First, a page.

Samantha Parlato is the owner and designer of Salt Water Designs, handcrafted jewelry with an oceanic vibe.
What inspired you to start Salt Water Designs?
The beach has held a place in my heart for as long as I can remember. It’s not just the feeling of the sand, the sound of the waves crashing, or the way the air feels different there than it does anywhere else; it’s all of these things together, and the way the beach can put my mind and soul at ease. I’ve taken every beach trip as an opportunity to explore and see what kind of treasures I can find. I’ve always been fascinated by what the ocean brings up onto shore, especially seashells. Seashells connect us to the ocean, and to water energy. Water is the element that represents our emotions. By being in contact with seashells, we open and activate our intuition and sensitivity. This gives us the ability to express our imagination, and our creativity. When we are able to express and share our emotions and ideas, we begin to heal ourselves and have a greater impact on others and the healing of the planetary family. With this inspiration in mind, Salt Water Designs was born.
When you create, where do you envision your creations?
Although my inspiration and materials come from the beach, I don’t only envision my creations in a beach setting. I like to think that the jewelry I create can be worn anywhere, by all kinds of people, at any time of the year. A lot of the time, I am drawn to broken seashells or stones, so it may be a little less obvious as to what the material may be when someone wears one of my pieces—it doesn’t only have to be beach appropriate.
Can you tell us about your process? From inspiration to completion how does a piece come together?
Every day consists of looking for inspiration, whether it be on pinterest or intagram, in magazines, in stores, out in whatever my surroudings might be, etc. I’m always taking note of materials and color palettes that spark my imagination. When it comes to making a particular piece, sometimes it’s a custom commission for someone, but often I’m just going with the flow of where my mind takes my hands. I find it better to not so much plan it out, and just let my pieces come together. Each and every piece is one of a kind.
How do you decide which materials to use? How does that play a part into your creative process?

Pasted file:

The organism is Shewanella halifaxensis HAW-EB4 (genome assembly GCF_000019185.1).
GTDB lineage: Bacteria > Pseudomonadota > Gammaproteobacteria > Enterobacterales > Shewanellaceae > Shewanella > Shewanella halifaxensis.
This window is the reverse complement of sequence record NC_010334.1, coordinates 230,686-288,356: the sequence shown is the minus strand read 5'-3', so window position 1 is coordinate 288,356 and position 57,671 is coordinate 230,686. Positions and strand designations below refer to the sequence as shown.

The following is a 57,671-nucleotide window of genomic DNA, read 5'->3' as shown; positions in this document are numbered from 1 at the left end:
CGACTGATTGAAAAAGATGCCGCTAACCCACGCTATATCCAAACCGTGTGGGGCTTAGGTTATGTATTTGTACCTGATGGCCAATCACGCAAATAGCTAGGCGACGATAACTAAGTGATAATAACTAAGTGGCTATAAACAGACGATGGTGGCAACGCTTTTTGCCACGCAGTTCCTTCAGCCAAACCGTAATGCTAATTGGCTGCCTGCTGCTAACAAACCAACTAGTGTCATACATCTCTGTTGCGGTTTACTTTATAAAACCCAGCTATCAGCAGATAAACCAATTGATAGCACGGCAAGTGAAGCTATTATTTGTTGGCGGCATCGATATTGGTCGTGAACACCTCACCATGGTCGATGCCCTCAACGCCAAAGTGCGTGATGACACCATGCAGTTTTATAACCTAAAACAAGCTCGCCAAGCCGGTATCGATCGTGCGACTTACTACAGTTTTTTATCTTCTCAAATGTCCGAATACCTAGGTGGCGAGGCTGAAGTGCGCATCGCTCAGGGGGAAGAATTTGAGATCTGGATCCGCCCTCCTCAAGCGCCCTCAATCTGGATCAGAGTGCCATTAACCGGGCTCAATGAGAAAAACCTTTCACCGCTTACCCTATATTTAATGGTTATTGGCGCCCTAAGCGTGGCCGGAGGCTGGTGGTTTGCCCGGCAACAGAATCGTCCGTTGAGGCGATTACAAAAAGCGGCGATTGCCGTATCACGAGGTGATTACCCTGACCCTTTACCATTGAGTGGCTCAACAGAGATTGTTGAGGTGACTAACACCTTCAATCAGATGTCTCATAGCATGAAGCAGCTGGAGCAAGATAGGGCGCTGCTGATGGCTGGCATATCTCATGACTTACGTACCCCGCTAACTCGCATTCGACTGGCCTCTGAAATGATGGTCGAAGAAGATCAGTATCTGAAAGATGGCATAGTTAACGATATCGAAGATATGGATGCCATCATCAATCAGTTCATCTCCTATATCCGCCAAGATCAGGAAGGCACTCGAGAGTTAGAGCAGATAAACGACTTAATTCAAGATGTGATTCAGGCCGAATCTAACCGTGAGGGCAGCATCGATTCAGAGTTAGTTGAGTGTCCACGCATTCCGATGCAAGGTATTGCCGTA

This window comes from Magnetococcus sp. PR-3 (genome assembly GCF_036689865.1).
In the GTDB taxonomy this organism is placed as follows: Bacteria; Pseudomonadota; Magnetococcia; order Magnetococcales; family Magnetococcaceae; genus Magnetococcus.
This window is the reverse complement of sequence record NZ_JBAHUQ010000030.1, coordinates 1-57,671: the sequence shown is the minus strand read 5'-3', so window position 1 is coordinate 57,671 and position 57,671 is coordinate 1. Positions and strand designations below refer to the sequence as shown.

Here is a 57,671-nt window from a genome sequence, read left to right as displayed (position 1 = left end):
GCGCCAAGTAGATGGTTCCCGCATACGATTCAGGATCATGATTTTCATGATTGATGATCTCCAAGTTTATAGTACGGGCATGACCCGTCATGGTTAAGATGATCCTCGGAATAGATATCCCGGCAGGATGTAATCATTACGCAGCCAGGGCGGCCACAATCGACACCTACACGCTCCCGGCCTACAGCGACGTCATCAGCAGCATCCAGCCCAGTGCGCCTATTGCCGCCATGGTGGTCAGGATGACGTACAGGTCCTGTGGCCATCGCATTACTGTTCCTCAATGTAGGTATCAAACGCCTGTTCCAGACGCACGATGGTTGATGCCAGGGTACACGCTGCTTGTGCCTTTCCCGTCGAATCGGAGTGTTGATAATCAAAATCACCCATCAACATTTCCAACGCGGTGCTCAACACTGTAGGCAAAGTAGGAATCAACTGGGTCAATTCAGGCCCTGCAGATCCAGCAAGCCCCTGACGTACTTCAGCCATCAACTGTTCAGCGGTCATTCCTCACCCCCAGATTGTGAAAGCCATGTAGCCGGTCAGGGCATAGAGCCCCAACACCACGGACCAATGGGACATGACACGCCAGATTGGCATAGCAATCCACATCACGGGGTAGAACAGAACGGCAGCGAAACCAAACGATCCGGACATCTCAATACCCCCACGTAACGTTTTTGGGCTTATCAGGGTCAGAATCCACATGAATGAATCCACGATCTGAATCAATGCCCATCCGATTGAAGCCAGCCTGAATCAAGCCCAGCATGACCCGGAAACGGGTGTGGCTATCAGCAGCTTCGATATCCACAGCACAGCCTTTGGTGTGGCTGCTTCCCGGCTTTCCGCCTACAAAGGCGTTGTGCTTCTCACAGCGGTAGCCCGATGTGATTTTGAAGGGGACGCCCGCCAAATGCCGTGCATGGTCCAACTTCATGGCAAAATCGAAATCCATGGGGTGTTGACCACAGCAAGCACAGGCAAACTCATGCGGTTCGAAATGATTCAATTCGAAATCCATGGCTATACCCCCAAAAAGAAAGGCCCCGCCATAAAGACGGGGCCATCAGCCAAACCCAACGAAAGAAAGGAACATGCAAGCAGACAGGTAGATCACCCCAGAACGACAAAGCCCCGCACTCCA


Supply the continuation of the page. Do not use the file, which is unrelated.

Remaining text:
Sometimes when I go for a stroll on the beach, I get fixated on a particular shell or stone I may find. I prefer more odd pieces, like broken or eroded seashells. I find them to be more intriguing and unique. I start to envision the way I would wrap it with wire, or what other kinds of beads or stones may go with it. However, I find that no matter what goes on in my head during this process, I never really know until I start to physically put the materials together, and really see how they compliment one another.
Aside from the beach, I also go hunting at flea markets for materials to repurpose. I look for chains or jewelry I can break apart for beads. I like the idea of repurposing something that may be broken, or that somebody may not want anymore, rather than buying something new. It’s nice to reuse things and give something new life.
Do you have a mantra or ritual that helps your creative process?
Where I choose to create plays a crucial role in my process. I feel most inspired during the daytime, surrounded by natural light, in an open space. Often times I’ll take all of my supplies with me outside, or to the beach. If I’m not feeling inspired, then I don’t create.
What are some important lessons or learnings you would like to share with those reading this?
I had a thought the other day. I was in Newport, Rhode Island with a friend, walking down a path at Salve Regina University. It was right along the water, and the scenery was absolutely breathtaking. My friend went down towards the water, and I was up a bit higher on the hill. I sat and watched the waves crashing for a while—the colors, how they moved, the sounds being made. For the first time I really thought how incredible it was how I could be absolutely terrified of something, yet be so in love with it at the same time. The ocean has always scared me, being in the water, getting tossed around by waves—the feeling of having no control, and not knowing which way is up—yet somehow, I am so drawn to the ocean and always have been. I think this feeling, on a deeper level, can translate very well for creative people in the sense that we should always be taking risks with our work. Try something new. I know it may be difficult sometimes to go from wanting to do it, to actually doing, but even though it may scare us, it may work out beautifully in the end.